Germany points to France's deficit commitments
France's new finance minister Michel Sapin on his first trip to Berlin on Monday (7 April) gathered support for more reforms and budget cuts, but was referred to the European Commission on a deficit deadline postponement.
Sapin and his German counterpart, Wolfgang Schaeuble, tried to put up a united front in a joint press conference after the meeting.
Dear EUobserver reader
Subscribe now for unrestricted access to EUobserver.
Sign up for 30 days' free trial, no obligation. Full subscription only 15 € / month or 150 € / year.
- Unlimited access on desktop and mobile
- All premium articles, analysis, commentary and investigations
- EUobserver archives
EUobserver is the only independent news media covering EU affairs in Brussels and all 28 member states.
♡ We value your support.
If you already have an account click here to login.
They emphasised the things they agree upon – banking union, a financial transaction tax, more competitiveness, more growth.
Schaeuble said they "get along well" and "value each other".
"We may not have the same political ideas," said the German centre-right politician about his Socialist counterpart. "But Franco-German cooperation is beyond that, we have a firm democratic commitment irrespective of the result of elections."
Sapin even joked that when people are confused about the former economy and finance ministry now being split in two, he explains: "I am the French Schaeuble."
But pleasantries aside, the elephant in the room and recurring question from journalists was Sapin's first announcement as finance minister – that he will seek an extension to the already-delayed deadline for France to meet the EU deficit target of three percent of GDP.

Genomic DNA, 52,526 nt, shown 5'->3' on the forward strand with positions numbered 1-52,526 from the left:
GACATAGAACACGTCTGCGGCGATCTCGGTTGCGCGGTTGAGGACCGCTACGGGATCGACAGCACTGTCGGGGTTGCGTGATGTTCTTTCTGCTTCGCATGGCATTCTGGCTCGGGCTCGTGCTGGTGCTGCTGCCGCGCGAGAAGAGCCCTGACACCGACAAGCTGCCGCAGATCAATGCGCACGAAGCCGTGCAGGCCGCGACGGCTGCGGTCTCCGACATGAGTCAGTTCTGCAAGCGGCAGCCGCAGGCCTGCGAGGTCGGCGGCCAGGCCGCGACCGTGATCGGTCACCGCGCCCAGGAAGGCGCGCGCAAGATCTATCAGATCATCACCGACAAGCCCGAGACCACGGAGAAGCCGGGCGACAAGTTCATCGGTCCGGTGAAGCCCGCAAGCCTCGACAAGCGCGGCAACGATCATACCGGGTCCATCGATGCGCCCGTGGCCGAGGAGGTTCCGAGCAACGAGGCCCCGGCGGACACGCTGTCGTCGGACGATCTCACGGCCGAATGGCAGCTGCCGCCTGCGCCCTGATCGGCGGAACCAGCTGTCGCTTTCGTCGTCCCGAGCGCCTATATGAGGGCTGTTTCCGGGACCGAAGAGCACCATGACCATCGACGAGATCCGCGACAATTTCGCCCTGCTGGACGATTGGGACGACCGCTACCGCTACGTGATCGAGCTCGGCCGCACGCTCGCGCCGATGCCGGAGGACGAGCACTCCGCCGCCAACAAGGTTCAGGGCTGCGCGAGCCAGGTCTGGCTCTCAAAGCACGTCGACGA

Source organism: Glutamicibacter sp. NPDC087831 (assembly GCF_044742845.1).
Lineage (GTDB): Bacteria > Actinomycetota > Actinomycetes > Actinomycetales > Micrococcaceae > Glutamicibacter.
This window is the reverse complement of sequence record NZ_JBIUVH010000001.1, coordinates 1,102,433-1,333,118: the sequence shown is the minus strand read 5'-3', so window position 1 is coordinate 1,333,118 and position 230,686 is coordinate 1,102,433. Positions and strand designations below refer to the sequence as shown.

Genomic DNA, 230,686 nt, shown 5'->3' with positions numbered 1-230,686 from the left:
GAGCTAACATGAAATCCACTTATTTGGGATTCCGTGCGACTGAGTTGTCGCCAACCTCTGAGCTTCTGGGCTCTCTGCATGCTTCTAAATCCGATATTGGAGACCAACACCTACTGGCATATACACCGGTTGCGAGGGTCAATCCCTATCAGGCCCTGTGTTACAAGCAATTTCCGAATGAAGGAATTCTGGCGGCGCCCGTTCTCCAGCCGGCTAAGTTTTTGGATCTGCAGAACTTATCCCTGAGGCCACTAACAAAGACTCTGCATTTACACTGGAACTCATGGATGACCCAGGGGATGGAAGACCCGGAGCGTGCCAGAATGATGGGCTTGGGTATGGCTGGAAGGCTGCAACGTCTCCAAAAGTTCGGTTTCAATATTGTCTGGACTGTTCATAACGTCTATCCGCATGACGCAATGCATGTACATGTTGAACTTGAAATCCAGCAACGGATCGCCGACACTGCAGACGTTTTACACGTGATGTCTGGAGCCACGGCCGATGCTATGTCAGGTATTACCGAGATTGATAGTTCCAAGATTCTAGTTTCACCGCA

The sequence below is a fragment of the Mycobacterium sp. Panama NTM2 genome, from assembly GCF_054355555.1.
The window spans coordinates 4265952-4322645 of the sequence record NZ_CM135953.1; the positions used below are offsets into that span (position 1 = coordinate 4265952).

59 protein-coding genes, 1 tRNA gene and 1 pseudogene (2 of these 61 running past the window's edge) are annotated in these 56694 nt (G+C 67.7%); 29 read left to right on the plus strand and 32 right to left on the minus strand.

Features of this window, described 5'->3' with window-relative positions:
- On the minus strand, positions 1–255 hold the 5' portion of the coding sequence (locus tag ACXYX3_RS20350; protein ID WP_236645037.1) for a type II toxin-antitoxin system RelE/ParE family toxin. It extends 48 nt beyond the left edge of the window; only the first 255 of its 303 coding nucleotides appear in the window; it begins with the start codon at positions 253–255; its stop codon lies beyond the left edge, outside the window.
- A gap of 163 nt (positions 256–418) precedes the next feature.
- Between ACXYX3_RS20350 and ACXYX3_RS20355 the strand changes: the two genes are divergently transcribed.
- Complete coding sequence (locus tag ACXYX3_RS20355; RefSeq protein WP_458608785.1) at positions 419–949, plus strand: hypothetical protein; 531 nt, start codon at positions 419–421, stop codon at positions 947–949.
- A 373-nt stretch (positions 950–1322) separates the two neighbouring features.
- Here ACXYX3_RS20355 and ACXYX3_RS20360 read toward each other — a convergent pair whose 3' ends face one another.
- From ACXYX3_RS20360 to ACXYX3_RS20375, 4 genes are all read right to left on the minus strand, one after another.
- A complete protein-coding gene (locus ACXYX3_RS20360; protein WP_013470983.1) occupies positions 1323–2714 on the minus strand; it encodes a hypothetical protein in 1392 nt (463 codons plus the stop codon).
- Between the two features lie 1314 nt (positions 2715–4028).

The EU commission last year gave France a two-year extension to bring its deficit below three percent from 4.3 percent in 2013.
Schaeuble said this was not a topic for discussion and pointed to Sapin's reassurances that France will stick to its commitments.
Sapin said this was something to negotiate with the EU commission – a first occasion being at the end of the week in Washington when the acting economics commissioner, Siim Kallas, will participate along with Schaeuble and Sapin at the International Monetary Fund's spring meeting.
The new French finance minister emphasised his government's commitment to make economic reforms and budget cuts, with a €50 billion package of measures being put to the parliament's vote on Tuesday.
"I wanted to inform the German finance minister what the French government decided and will announce tomorrow in a confidence vote in the Parliament," Sapin said, stressing that the reforms package is linked to the survival of the newly reshuffled government.
He said the lesson learned from the bruising local elections result was that the government needed to move "faster and more coherently" on reforms.
But he also talked a lot about a "balance" that needed to be struck between budget cuts and measures to boost the meagre economic growth that has returned to France.
Schaeuble seemed pleased. "France knows its responsibilities and this was confirmed today. We don't give each other grades, we know we need each other and Germany needs a strong France. When the responsibility pact was announced earlier this year by President Hollande, Germany said it was a good measure and we support France on this path," he said.
Meanwhile, Olli Rehn, the economics commissioner who just stepped down to campaign for an MEP post, said that France should not be given special treatment compared to other countries just because it is a large economy.
Former Eurogroup chief Jean-Claude Juncker – currently lead candidate of the centre-right in the EU elections – also said that "France should comply to the same rules and agreements that apply to Cyprus, Malta and others".
The head of the German Bundesbank, Jens Weidmann, also said that France is a model for how the new rules on budgetary discipline are applied. "That's why we should insist in pointing out to France its commitments in this regard," he said.